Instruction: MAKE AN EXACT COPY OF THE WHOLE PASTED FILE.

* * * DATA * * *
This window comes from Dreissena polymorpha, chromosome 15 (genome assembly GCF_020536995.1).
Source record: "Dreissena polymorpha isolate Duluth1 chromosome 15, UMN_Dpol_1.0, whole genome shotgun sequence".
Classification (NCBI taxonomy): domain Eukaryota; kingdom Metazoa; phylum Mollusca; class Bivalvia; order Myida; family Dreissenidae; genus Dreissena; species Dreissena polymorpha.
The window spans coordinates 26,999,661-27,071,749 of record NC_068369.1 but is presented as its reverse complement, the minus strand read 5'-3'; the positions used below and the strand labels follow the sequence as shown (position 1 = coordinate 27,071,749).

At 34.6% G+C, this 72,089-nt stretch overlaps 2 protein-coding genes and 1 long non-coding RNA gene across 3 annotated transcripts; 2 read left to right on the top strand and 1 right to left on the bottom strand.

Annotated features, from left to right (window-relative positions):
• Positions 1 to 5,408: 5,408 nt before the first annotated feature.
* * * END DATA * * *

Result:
This window comes from Dreissena polymorpha, chromosome 15 (genome assembly GCF_020536995.1).
Source record: "Dreissena polymorpha isolate Duluth1 chromosome 15, UMN_Dpol_1.0, whole genome shotgun sequence".
Classification (NCBI taxonomy): domain Eukaryota; kingdom Metazoa; phylum Mollusca; class Bivalvia; order Myida; family Dreissenidae; genus Dreissena; species Dreissena polymorpha.
The window spans coordinates 26,999,661-27,071,749 of record NC_068369.1 but is presented as its reverse complement, the minus strand read 5'-3'; the positions used below and the strand labels follow the sequence as shown (position 1 = coordinate 27,071,749).

At 34.6% G+C, this 72,089-nt stretch overlaps 2 protein-coding genes and 1 long non-coding RNA gene across 3 annotated transcripts; 2 read left to right on the top strand and 1 right to left on the bottom strand.

Annotated features, from left to right (window-relative positions):
• Positions 1 to 5,408: 5,408 nt before the first annotated feature.